Ecosystems of Chino Canyon

From valley floor to mountain peak, our canyons span a range of natural habitats as diverse as the deserts of Mexico and the forests of Alaska. Also called ecosystems or biomes, these micro-environments are rich in flora and fauna adapted to the particular temperature, moisture and elevation of each area. Plants and animals within each biome depend on each other in complex ways which we have only begun to understand. For example, many animals depend on plants for food. Those plants often depend on the very same animals for pollination. The loss of a single species can destroy the whole community.

Imagine Chino Canyon as a world class ecotourism destination, with much of the land preserved as parks and open space. As a destination for hiking and biking, visitors can experience this unique ecological diversity via cultural and interpretive learning centers. Ecologically sensitive lodging and other appropriate visitor amenities will enrich the entire Canyon experience.

Sonoran zone

Sonoran Desert

Stretching from the valley floor to the area above the Valley Station of the Palm Springs Aerial Tramway, lies the Sonoran Desert zone. Visually dominated by Creosote Bush and brittlebush, this area also includes sycamore, cottonwood, elder and black maple on the canyon floor, and wild apricot, burrow brush, lavender and yucca on the hillsides. The gently undulating slopes of the canyon floor are curently threatened by mass grading and terracing. Once disturbed, this delicate ecosystem has little chance of recovery.

Cienega

Lowland Cienega

In the lower part of the canyon, south of the Tram Road, lies a 'cienega', the Spanish word for 'marsh'. Underground water provides a fertile environment for cottonwood, sycamore and mesquite as well as the native California Fan Palm that gives Palm Springs it's name. Smaller plants include barrel cactus, cholla and prickly pear, yucca and many wildflowers. This relatively moist and shady environment provides food and shelter not only to raccoons and coyotes, but to bobcats, gray and kit foxes and Desert Bighorn Sheep.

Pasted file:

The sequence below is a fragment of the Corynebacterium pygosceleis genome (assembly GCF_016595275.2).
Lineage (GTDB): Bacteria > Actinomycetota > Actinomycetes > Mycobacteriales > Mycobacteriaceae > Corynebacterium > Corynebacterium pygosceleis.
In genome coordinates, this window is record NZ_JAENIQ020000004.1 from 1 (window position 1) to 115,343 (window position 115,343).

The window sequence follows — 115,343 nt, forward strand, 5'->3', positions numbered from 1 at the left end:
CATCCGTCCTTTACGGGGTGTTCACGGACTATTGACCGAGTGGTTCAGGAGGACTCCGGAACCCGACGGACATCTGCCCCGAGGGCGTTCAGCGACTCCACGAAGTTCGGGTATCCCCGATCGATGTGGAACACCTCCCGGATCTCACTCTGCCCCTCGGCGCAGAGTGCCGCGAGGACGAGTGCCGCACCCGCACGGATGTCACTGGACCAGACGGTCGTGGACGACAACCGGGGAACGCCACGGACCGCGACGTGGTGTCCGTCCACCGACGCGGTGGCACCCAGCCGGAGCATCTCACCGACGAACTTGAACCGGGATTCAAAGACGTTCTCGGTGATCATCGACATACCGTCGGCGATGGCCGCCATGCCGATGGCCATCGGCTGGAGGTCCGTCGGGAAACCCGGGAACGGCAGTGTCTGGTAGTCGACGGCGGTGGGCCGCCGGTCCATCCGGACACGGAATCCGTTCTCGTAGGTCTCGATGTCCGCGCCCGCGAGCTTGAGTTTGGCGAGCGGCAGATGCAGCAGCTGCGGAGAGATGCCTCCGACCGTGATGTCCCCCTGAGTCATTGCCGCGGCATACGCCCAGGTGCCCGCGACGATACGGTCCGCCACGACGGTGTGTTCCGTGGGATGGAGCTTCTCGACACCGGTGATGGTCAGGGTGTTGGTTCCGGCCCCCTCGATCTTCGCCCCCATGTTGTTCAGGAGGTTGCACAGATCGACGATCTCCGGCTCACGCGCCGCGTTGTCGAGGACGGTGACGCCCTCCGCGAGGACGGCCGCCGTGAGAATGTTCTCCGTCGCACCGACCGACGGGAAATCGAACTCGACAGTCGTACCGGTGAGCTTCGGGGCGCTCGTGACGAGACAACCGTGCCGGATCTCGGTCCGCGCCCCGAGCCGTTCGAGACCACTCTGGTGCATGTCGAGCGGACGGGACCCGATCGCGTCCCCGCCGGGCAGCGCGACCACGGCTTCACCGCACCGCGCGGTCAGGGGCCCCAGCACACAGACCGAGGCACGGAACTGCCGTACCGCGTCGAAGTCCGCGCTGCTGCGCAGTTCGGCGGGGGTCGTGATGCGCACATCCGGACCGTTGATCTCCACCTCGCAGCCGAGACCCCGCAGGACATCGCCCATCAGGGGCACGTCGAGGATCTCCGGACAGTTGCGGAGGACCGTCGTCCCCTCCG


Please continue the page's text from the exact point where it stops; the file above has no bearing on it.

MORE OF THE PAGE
Lower Transitional zone

Lower Transitional Zone

Above 4,000 feet, the canyon begins to narrow dramatically. Plants from the Sonoran zone mingle with scrub oak, mountain mahogany, manzanita, wild lilacs and junipers. Ferns find shady nooks, with areas of Chapparal in the flats. Bighorn sheep, foxes and bobcats are joined by deer and Mountain Lions. Temperatures drop as elevation increases in this area which frequently sees winter snowfall.

Upper Transitional zone

Upper Transitional Zone

As the canyon reaches its apex at the Tram Mountain Station, the landscape becomes blanketed in coniferous forest. Pinyon pine, yellow pine and big cone pine mix with white fir, juniper and chinquapin. Lupins and poppies bloom in the understory. The stark granite core of Mount San Jacinto itself dominates the view as every surface seems to become vertical.

All photos credit: Tom Brewster Photography unless otherwise specified. Transitional zone photos courtesy of Palm Springs Aerial Tramway. Bighorn photo courtesy of Bighorn Institute.

Bighorn sheep on rock